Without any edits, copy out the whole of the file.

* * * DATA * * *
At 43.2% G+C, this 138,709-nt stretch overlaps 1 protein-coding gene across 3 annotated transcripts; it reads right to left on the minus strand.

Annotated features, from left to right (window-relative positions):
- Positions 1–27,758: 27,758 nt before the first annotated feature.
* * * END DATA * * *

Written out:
At 43.2% G+C, this 138,709-nt stretch overlaps 1 protein-coding gene across 3 annotated transcripts; it reads right to left on the minus strand.

Annotated features, from left to right (window-relative positions):
- Positions 1–27,758: 27,758 nt before the first annotated feature.